"Yes," I conceded.

"You don't think a nice little girl like me would hurt you, do you?"

"No," I mumbled more comfortably.

"I just need a big, strong grown-up like you to come and help me with something at my house."

"What do you need me to do?" I asked with far too much curiosity.

"Are you good at plumbing? You look like you're very good with tools."

"I am good with tools, very good. I like tools," I said proudly.

"See? I knew you were. I need you to come to my house and fix a leak under my mom's kitchen sink. It's creating a terrible mess."

"Do you have a bucket under it?" I asked.

"Why, yes, but it's almost full, and I really need a strong older man who can lift it up and throw that stinky old water out the door."

"I have a little arthritis . . ."

"Oh no," she assured me. "It's just a small bucket. You'll have no problem, really."

She gently tapped me several times on my shoulder and then smoothed the few strands of hair remaining on the top of my head. "Great comb over," she purred. "C'mon, let's get that leak fixed."

She turned away from me, and as she walked back towards her bike, her tiny body disappeared for a brief moment behind a signpost. In that instant, I suddenly caught on to what was happening. I was allowing myself to be lured into the web of a seniorphile. As her gum-stick figure reappeared in the sunlight, I saw her for what she was at last. She was nothing more than a ruthless, psycho-sociological predator, a wolf in sheep's clothing.

"You coming?" she growled.

Thankfully, I remembered a lecture that Constable Willie Succumb, Ret. gave at the Golden Door Senior's Centre just a few weeks previously. In his speech, Officer Succumb reminded the group that, if approached by a seniorphile, one must:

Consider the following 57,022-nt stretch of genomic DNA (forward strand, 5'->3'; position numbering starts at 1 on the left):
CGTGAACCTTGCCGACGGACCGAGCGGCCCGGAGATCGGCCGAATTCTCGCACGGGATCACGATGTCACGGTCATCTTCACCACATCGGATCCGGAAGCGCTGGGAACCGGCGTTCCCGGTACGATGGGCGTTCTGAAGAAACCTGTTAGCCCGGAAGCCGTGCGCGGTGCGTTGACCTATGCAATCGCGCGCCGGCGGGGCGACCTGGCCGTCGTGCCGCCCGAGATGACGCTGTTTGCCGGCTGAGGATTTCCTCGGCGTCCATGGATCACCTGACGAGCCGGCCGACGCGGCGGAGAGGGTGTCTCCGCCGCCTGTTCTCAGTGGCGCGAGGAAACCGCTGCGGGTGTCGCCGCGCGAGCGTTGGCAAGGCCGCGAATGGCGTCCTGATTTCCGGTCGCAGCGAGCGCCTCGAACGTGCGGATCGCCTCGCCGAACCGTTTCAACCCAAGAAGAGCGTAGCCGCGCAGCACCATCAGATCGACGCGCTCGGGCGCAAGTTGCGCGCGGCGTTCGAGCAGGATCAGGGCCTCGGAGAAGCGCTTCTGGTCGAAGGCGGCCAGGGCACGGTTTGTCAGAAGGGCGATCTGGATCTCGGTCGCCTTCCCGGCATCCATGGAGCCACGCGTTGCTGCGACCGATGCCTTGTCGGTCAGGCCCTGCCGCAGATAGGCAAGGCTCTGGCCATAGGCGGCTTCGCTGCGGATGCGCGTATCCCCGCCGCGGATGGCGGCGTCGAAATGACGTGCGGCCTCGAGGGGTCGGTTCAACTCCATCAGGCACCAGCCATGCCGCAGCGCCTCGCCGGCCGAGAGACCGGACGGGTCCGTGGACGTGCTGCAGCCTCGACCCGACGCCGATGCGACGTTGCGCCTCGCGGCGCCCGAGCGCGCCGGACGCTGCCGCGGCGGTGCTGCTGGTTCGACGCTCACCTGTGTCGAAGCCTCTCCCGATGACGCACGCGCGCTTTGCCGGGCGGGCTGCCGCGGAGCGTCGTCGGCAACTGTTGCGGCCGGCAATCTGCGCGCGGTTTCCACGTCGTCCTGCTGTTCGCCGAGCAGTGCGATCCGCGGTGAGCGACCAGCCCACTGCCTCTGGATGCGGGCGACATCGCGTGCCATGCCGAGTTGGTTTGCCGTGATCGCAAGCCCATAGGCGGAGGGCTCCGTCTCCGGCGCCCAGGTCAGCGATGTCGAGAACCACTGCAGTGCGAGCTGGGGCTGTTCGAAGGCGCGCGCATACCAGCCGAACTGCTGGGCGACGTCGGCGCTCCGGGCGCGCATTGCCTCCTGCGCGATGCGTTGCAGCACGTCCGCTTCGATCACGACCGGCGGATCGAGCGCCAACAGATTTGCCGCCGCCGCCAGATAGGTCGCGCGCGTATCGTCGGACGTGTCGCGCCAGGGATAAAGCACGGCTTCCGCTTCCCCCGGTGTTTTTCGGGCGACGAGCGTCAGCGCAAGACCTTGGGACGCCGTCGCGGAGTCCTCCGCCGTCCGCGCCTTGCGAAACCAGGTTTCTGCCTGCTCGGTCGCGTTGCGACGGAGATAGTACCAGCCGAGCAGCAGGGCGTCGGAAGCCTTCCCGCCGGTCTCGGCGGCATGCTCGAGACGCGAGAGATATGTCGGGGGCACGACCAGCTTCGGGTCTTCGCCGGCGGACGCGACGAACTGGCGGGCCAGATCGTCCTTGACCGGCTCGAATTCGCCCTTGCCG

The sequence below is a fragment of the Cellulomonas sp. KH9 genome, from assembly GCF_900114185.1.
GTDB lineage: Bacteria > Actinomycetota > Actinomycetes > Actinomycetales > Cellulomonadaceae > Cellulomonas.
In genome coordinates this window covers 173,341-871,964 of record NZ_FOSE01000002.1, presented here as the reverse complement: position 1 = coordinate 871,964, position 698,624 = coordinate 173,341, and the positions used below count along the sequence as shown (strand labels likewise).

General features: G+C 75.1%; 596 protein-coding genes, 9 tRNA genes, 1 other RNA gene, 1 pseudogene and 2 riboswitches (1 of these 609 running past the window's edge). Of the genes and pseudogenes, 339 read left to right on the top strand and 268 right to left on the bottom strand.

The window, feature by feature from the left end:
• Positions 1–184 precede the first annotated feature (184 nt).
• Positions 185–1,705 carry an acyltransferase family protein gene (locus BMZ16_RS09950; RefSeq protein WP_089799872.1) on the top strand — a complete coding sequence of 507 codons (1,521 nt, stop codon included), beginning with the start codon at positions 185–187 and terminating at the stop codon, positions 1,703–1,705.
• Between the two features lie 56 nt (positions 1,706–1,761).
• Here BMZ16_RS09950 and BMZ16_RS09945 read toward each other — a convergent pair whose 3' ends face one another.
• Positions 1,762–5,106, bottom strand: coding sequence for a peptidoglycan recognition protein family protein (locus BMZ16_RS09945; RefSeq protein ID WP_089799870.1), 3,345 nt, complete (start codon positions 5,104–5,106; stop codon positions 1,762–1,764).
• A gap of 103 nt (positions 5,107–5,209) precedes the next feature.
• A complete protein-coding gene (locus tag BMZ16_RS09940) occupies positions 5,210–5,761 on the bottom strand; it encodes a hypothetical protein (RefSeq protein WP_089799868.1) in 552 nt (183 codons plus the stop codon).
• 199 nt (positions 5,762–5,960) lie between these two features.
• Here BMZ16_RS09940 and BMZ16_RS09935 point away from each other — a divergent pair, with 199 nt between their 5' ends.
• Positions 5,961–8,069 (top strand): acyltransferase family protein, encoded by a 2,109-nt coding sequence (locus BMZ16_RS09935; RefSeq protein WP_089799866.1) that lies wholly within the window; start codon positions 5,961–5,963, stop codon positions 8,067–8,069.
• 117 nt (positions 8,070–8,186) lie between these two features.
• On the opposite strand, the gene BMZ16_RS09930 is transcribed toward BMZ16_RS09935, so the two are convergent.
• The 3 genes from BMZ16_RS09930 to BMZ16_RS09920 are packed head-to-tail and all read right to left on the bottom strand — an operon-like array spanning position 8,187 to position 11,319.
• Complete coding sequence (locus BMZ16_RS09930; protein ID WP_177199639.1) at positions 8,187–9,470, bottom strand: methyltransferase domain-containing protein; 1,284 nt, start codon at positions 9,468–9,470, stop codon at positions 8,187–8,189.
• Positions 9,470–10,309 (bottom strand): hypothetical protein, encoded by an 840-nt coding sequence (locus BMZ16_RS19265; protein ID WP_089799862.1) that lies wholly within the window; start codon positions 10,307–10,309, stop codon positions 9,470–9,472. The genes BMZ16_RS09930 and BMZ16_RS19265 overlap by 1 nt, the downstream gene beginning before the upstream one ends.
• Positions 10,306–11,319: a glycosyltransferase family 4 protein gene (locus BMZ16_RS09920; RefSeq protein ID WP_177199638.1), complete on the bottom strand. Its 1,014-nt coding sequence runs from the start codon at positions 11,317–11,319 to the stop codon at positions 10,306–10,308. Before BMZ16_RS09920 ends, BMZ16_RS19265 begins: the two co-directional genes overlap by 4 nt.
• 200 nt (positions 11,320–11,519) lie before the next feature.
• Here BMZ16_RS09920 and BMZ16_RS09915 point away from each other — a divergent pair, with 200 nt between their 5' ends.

FIGHT! SCREAM FIRE! SCOOP EYES OUT, BITE, KICK, ATTACK FACE, JAB PEN IN EYE, JAB PEN IN EAR, JAB PEN UP NOSE, THROW DIRT, ROCKS OR ANY OTHER OBJECTS, THEN RUN!

I remembered his words exactly, and he said them in a very loud voice, just like I've written them all in red caps there.

So, I stood up and smacked myself against the wall of the Tim Horton's. I didn't have a pen, but I did scoop at my eyes and nose, kicked a few rocks about, and in a booming voice shouted "FIRE, FIRE, FIRE!"

Within seconds, the young, thirty-something manager of the Tim Horton's came running outside and grabbed me by the shoulders. "What's the matter?" she screamed at me.

"DANGER STRANGER," I yelled in more caps.

The manager looked around. She even saw the little seniorphile now mounting her Schwinn and pedalling away on the sidewalk. Still, she seemed unperplexed.

"What are you talking about?" she moaned. "There's no one out here."

"There," I pointed. "There on that candy-cane coloured bike."

"She's just a little girl," the oh-so-perceptive manager laughed. "You're having some kind of delusion."

"No, I'm not," I pleaded. "No, I'm not."

"Come inside," she said softly. "I'll give you a free coffee and a Tim-bit."

I began to relax as I saw the little pervert disappearing on her bicycle over a hill in the distance.

"OK," I said more calmly now. "That would be nice. I'm sorry for the disturbance. I am, really."

"Good," the manager asserted firmly. "Come inside. You may be able to help me with something."

"What?" I wondered.

"One of our sinks has a leak, and I thought an older man like you could . . ."